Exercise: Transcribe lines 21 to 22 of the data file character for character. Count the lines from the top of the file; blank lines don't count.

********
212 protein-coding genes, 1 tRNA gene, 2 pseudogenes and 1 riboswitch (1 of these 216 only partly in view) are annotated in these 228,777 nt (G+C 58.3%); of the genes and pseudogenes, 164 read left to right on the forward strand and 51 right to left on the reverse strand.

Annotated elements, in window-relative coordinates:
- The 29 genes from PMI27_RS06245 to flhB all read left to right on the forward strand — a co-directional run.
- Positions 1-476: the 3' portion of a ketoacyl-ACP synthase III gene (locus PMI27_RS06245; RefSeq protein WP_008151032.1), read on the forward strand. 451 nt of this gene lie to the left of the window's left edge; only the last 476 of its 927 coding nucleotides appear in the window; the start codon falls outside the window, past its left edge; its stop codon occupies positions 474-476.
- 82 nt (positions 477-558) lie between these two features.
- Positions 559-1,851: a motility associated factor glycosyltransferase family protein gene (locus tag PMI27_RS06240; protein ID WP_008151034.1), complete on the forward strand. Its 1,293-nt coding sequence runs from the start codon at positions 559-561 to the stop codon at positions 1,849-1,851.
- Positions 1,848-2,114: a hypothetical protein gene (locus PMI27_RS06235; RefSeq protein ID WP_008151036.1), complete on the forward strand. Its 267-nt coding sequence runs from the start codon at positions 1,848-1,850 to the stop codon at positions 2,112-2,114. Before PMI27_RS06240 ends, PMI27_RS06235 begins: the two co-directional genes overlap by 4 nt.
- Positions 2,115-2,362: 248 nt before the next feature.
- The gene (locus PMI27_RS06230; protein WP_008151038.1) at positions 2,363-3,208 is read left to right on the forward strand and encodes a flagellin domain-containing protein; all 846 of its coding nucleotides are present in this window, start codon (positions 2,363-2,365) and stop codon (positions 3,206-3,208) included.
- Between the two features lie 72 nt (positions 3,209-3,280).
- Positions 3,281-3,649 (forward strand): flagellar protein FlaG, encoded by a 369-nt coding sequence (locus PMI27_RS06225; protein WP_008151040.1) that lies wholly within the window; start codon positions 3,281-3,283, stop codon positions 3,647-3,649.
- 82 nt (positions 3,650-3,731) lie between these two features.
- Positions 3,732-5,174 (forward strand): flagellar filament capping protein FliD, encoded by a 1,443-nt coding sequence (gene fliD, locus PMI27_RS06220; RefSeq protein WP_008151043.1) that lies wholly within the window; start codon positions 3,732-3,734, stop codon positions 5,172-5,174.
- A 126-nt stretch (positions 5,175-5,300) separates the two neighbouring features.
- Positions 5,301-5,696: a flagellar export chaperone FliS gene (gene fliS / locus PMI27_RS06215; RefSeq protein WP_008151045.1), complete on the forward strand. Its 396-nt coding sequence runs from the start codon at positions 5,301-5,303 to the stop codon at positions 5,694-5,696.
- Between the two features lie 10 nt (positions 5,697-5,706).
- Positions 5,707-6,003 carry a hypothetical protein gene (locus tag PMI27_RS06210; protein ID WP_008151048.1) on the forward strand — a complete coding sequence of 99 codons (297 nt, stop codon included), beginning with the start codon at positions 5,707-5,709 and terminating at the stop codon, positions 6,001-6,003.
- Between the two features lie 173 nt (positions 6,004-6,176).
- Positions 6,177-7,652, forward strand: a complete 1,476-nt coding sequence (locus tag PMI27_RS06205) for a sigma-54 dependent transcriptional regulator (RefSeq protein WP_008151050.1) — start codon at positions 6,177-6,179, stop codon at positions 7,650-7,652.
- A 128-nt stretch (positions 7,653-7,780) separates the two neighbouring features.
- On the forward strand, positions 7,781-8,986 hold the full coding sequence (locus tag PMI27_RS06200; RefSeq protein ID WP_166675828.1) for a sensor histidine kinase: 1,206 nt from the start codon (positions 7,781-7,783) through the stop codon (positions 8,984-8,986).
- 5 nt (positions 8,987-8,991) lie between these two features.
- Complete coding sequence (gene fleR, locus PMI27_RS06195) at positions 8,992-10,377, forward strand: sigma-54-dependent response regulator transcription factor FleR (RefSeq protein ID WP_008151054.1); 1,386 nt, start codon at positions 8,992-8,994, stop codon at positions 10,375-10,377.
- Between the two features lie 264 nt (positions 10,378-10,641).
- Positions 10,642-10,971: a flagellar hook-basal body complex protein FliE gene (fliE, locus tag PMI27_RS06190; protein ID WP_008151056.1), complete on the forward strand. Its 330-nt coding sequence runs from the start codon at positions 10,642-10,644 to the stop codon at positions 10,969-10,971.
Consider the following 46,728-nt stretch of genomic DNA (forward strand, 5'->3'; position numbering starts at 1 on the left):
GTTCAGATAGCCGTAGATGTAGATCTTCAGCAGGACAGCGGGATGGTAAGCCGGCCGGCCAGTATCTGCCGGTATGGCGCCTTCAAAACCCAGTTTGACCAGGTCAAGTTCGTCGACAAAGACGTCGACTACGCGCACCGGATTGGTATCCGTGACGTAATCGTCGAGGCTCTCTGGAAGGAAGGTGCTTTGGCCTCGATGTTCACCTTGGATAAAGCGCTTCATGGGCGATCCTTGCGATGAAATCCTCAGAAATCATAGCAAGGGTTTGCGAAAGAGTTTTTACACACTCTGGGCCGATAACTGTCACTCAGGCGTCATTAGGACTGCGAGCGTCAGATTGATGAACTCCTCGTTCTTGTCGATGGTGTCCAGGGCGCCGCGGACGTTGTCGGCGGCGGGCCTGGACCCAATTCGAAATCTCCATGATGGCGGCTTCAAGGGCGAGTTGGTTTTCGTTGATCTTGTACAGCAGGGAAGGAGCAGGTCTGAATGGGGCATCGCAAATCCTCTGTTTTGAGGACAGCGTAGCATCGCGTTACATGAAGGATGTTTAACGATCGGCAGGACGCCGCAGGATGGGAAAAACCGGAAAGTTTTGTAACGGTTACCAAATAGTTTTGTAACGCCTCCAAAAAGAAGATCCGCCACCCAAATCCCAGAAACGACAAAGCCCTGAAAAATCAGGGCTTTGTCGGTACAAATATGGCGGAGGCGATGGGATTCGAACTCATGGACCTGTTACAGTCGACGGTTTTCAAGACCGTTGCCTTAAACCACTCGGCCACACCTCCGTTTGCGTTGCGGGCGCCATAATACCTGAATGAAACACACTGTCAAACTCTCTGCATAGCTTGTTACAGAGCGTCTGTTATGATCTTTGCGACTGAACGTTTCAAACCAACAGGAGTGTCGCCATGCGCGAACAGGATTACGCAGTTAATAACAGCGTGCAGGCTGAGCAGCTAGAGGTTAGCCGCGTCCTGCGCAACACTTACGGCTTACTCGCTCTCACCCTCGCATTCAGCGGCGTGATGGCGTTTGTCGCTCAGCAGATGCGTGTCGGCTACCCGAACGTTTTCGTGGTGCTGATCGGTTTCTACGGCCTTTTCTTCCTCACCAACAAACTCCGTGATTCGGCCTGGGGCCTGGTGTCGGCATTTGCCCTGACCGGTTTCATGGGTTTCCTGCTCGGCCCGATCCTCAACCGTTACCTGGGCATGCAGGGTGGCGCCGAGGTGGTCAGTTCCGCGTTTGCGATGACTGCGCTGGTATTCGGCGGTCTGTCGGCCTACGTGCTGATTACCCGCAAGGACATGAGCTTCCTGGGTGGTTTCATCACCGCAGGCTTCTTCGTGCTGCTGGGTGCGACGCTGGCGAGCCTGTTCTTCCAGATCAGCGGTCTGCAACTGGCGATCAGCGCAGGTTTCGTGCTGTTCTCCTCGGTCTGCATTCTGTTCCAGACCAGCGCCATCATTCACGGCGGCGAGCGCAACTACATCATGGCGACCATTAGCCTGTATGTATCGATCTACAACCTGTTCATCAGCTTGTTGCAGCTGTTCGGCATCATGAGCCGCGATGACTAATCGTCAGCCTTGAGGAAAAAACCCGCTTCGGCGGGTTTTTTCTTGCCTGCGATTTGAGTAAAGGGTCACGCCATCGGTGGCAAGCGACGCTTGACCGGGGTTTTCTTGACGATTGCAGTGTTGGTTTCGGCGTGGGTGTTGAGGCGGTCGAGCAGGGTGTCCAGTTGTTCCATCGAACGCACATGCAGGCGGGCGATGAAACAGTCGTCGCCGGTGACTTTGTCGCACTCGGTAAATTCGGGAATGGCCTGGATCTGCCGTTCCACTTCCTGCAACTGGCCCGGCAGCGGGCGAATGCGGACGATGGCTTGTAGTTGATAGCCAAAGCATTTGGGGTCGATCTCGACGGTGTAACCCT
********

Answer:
- On the forward strand, positions 7,781-8,986 hold the full coding sequence (locus tag PMI27_RS06200; RefSeq protein ID WP_166675828.1) for a sensor histidine kinase: 1,206 nt from the start codon (positions 7,781-7,783) through the stop codon (positions 8,984-8,986).
- 5 nt (positions 8,987-8,991) lie between these two features.